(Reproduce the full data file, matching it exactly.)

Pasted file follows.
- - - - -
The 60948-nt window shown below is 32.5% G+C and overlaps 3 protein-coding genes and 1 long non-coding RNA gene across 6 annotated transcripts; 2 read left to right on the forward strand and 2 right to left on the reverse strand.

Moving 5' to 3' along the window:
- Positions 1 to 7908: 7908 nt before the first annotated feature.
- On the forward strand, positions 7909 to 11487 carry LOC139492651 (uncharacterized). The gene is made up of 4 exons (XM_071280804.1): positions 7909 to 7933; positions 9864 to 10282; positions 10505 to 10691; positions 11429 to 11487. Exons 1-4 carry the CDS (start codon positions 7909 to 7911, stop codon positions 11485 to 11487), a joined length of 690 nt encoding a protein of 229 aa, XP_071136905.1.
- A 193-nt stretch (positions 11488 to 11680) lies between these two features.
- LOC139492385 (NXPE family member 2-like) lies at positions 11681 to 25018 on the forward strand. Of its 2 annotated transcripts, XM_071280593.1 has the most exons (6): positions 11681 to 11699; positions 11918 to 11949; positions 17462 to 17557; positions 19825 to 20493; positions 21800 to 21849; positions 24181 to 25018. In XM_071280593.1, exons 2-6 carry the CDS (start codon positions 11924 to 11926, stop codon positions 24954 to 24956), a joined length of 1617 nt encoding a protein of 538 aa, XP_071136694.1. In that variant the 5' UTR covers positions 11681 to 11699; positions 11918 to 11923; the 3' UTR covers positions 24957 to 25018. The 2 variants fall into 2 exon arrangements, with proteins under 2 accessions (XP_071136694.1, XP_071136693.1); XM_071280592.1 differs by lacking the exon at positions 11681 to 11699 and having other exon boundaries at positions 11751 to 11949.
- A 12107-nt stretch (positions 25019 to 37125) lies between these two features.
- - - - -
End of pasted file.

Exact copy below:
The 60948-nt window shown below is 32.5% G+C and overlaps 3 protein-coding genes and 1 long non-coding RNA gene across 6 annotated transcripts; 2 read left to right on the forward strand and 2 right to left on the reverse strand.

Moving 5' to 3' along the window:
- Positions 1 to 7908: 7908 nt before the first annotated feature.
- On the forward strand, positions 7909 to 11487 carry LOC139492651 (uncharacterized). The gene is made up of 4 exons (XM_071280804.1): positions 7909 to 7933; positions 9864 to 10282; positions 10505 to 10691; positions 11429 to 11487. Exons 1-4 carry the CDS (start codon positions 7909 to 7911, stop codon positions 11485 to 11487), a joined length of 690 nt encoding a protein of 229 aa, XP_071136905.1.
- A 193-nt stretch (positions 11488 to 11680) lies between these two features.
- LOC139492385 (NXPE family member 2-like) lies at positions 11681 to 25018 on the forward strand. Of its 2 annotated transcripts, XM_071280593.1 has the most exons (6): positions 11681 to 11699; positions 11918 to 11949; positions 17462 to 17557; positions 19825 to 20493; positions 21800 to 21849; positions 24181 to 25018. In XM_071280593.1, exons 2-6 carry the CDS (start codon positions 11924 to 11926, stop codon positions 24954 to 24956), a joined length of 1617 nt encoding a protein of 538 aa, XP_071136694.1. In that variant the 5' UTR covers positions 11681 to 11699; positions 11918 to 11923; the 3' UTR covers positions 24957 to 25018. The 2 variants fall into 2 exon arrangements, with proteins under 2 accessions (XP_071136694.1, XP_071136693.1); XM_071280592.1 differs by lacking the exon at positions 11681 to 11699 and having other exon boundaries at positions 11751 to 11949.
- A 12107-nt stretch (positions 25019 to 37125) lies between these two features.